Analyzing the body of research about self-selected reading, Johnson and Blair (2003) identify several ways that self-selected reading builds children’s self-efficacy as readers. Self-selecting reading material:
- Allows students to value their decisionmaking ability;
- Fosters their capacity to choose appropriate literature;
- Gives them confidence and a feeling of ownership;
- Improves reading achievement; and
- Encourages them in becoming lifelong readers.
• Dedicate time to read. They spend substantial time reading in spite of their hectic lives. Wild readers capitalize on the moments in their days when they are bored or waiting, and rack up significant reading time by stealing it.
Teaching tip: Encourage students to carry a book with them everywhere they go, so they have something to read when they finish assignments, wait for the bus, or ride to soccer practice.
• Successfully self-select reading material. Wild readers are confident when selecting books to read and have the experience and skills to choose books successfully that meet their interests, needs, and reading abilities.
Teaching tip: Create “preview stacks”—sets of four or five books at a student’s reading level that match their interests and reading experiences and invite students to select books from this focused, hand-picked stack instead of the entire library.
• Share books and reading with other readers. Wild readers enjoy talking about books almost as much as they like reading. Reading communities provide a peer group of other readers who challenge and support us. As literacy expert Stephen Krashen reminds us, “Children read more when they see other people reading.”
Teaching tip: Provide students lots of opportunities to preview, select, and share books together. Foster reading relationships between students by seating students with common reading interests at the same table.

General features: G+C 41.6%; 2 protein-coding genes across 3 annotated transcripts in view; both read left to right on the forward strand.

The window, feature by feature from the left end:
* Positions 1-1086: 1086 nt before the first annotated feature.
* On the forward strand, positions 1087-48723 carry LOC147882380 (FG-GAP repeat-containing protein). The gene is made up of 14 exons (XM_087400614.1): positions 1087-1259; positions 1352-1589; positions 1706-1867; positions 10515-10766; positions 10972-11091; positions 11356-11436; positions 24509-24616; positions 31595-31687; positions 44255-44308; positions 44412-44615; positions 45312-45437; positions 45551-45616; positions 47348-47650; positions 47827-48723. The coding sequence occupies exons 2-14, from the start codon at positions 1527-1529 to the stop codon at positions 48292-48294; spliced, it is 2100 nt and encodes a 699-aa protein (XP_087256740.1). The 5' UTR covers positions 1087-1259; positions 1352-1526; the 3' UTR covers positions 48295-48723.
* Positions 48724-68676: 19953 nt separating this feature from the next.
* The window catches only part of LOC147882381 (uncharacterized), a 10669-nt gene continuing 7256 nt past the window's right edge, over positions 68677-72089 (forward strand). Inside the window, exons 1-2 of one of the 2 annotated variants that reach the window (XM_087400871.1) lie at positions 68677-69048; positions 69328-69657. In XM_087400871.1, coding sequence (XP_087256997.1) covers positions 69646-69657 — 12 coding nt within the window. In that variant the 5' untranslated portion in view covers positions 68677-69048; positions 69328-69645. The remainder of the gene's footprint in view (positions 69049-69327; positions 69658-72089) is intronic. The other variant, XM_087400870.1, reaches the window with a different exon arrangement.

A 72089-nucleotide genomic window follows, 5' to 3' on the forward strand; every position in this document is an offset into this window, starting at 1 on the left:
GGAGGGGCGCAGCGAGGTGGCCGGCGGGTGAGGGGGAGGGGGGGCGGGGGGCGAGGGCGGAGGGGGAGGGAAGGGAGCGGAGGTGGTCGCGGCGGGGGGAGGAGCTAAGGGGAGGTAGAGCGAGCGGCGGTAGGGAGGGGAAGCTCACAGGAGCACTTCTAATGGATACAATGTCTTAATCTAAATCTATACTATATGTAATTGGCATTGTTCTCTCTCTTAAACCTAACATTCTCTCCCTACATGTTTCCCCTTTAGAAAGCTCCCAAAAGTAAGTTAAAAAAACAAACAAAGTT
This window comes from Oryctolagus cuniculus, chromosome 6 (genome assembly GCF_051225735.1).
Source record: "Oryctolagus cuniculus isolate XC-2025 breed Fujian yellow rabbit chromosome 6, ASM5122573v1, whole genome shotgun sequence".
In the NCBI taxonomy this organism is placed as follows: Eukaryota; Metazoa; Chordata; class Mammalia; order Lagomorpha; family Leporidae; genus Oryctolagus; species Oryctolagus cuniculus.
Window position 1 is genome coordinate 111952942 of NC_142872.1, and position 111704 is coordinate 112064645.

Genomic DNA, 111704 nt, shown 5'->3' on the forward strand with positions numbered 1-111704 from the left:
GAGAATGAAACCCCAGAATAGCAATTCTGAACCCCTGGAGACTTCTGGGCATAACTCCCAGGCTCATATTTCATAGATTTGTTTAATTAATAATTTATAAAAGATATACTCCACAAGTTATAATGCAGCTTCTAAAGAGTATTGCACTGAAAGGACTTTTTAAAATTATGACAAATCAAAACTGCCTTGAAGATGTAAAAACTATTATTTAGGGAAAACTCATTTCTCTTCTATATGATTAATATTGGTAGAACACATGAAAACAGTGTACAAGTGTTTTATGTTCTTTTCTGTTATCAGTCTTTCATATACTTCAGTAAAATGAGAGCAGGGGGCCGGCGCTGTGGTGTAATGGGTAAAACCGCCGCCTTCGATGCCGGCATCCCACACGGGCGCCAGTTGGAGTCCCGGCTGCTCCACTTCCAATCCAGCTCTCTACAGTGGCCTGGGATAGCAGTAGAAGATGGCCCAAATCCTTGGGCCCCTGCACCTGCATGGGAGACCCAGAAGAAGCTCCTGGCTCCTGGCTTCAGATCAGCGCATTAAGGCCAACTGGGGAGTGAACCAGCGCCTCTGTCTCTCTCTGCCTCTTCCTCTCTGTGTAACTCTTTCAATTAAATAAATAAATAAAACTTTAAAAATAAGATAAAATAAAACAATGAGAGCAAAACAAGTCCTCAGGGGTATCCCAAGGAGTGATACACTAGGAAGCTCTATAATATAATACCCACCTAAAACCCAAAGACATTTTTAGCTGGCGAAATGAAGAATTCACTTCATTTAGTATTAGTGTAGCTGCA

• Have reading plans. Wild readers plan to read beyond their current book. They anticipate new books by favorite authors or the next installment in a beloved series. Reading is not a casual, once-in-a-while pursuit.
Teaching tip: Promote series, which become a reading plan for students who struggle to maintain reading momentum and motivation. Students who read series develop confidence and increased comprehension with each subsequent book because they build background knowledge as they go.
• Show preferences for genres, authors, and topics. Yes, children need to read widely and experience a wide range of texts as part of their literacy educations. But wild readers express strong preferences in the books they like to read—gravitating toward specific genres, writing styles, topics, and beloved authors.
Teaching tip: Validate students’ reading tastes, but encourage them to stretch by reading texts across all genres—including fiction, nonfiction, and poetry. Exhibit the same variety in the texts you share with students through book talks and read alouds. Show students connections between texts of different genres, like Laurie Halse Anderson’s Fever 1793 and Jim Murphy’s American Plague, or The Lightning Thief by Rick Riordan and D’Aulaires’ Book of Greek Myths.
Students need encouragement and practice to develop the habits of wild readers. Every day, I ask myself, “What did I teach my students about reading that they can use with other texts? What did I show my students about reading that they can use outside of school?” We must never lose sight of our true goal—fostering a lifelong love of reading, which lasts long after school ends.